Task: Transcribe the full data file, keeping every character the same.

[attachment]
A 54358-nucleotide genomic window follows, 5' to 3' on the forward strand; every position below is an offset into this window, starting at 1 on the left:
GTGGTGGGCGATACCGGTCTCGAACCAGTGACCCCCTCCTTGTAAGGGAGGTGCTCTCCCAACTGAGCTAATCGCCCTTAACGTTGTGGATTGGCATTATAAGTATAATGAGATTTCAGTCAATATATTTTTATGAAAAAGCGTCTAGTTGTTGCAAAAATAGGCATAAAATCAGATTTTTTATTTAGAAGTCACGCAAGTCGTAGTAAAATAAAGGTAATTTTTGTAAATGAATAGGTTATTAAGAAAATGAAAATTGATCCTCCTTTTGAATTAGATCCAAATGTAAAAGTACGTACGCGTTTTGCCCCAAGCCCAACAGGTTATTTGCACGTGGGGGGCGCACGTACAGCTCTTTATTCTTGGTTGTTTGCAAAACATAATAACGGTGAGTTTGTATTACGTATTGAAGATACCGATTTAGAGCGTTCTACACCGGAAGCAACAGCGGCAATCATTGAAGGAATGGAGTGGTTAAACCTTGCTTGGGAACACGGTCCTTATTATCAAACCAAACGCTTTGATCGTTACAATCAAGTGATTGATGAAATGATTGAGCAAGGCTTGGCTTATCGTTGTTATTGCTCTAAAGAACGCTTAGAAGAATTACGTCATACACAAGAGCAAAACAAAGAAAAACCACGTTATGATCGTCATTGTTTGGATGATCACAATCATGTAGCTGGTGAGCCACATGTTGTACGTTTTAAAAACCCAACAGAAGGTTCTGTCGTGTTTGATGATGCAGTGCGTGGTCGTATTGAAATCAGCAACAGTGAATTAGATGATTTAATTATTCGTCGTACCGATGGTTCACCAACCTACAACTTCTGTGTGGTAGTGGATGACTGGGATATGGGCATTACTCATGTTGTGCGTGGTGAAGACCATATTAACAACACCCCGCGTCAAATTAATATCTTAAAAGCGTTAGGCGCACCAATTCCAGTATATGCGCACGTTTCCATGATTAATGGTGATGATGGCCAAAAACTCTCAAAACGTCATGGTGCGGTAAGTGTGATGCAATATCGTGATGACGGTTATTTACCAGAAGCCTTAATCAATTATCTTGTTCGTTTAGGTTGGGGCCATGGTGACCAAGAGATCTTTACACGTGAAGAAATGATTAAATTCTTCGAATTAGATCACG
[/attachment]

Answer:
A 54358-nucleotide genomic window follows, 5' to 3' on the forward strand; every position below is an offset into this window, starting at 1 on the left:
GTGGTGGGCGATACCGGTCTCGAACCAGTGACCCCCTCCTTGTAAGGGAGGTGCTCTCCCAACTGAGCTAATCGCCCTTAACGTTGTGGATTGGCATTATAAGTATAATGAGATTTCAGTCAATATATTTTTATGAAAAAGCGTCTAGTTGTTGCAAAAATAGGCATAAAATCAGATTTTTTATTTAGAAGTCACGCAAGTCGTAGTAAAATAAAGGTAATTTTTGTAAATGAATAGGTTATTAAGAAAATGAAAATTGATCCTCCTTTTGAATTAGATCCAAATGTAAAAGTACGTACGCGTTTTGCCCCAAGCCCAACAGGTTATTTGCACGTGGGGGGCGCACGTACAGCTCTTTATTCTTGGTTGTTTGCAAAACATAATAACGGTGAGTTTGTATTACGTATTGAAGATACCGATTTAGAGCGTTCTACACCGGAAGCAACAGCGGCAATCATTGAAGGAATGGAGTGGTTAAACCTTGCTTGGGAACACGGTCCTTATTATCAAACCAAACGCTTTGATCGTTACAATCAAGTGATTGATGAAATGATTGAGCAAGGCTTGGCTTATCGTTGTTATTGCTCTAAAGAACGCTTAGAAGAATTACGTCATACACAAGAGCAAAACAAAGAAAAACCACGTTATGATCGTCATTGTTTGGATGATCACAATCATGTAGCTGGTGAGCCACATGTTGTACGTTTTAAAAACCCAACAGAAGGTTCTGTCGTGTTTGATGATGCAGTGCGTGGTCGTATTGAAATCAGCAACAGTGAATTAGATGATTTAATTATTCGTCGTACCGATGGTTCACCAACCTACAACTTCTGTGTGGTAGTGGATGACTGGGATATGGGCATTACTCATGTTGTGCGTGGTGAAGACCATATTAACAACACCCCGCGTCAAATTAATATCTTAAAAGCGTTAGGCGCACCAATTCCAGTATATGCGCACGTTTCCATGATTAATGGTGATGATGGCCAAAAACTCTCAAAACGTCATGGTGCGGTAAGTGTGATGCAATATCGTGATGACGGTTATTTACCAGAAGCCTTAATCAATTATCTTGTTCGTTTAGGTTGGGGCCATGGTGACCAAGAGATCTTTACACGTGAAGAAATGATTAAATTCTTCGAATTAGATCACG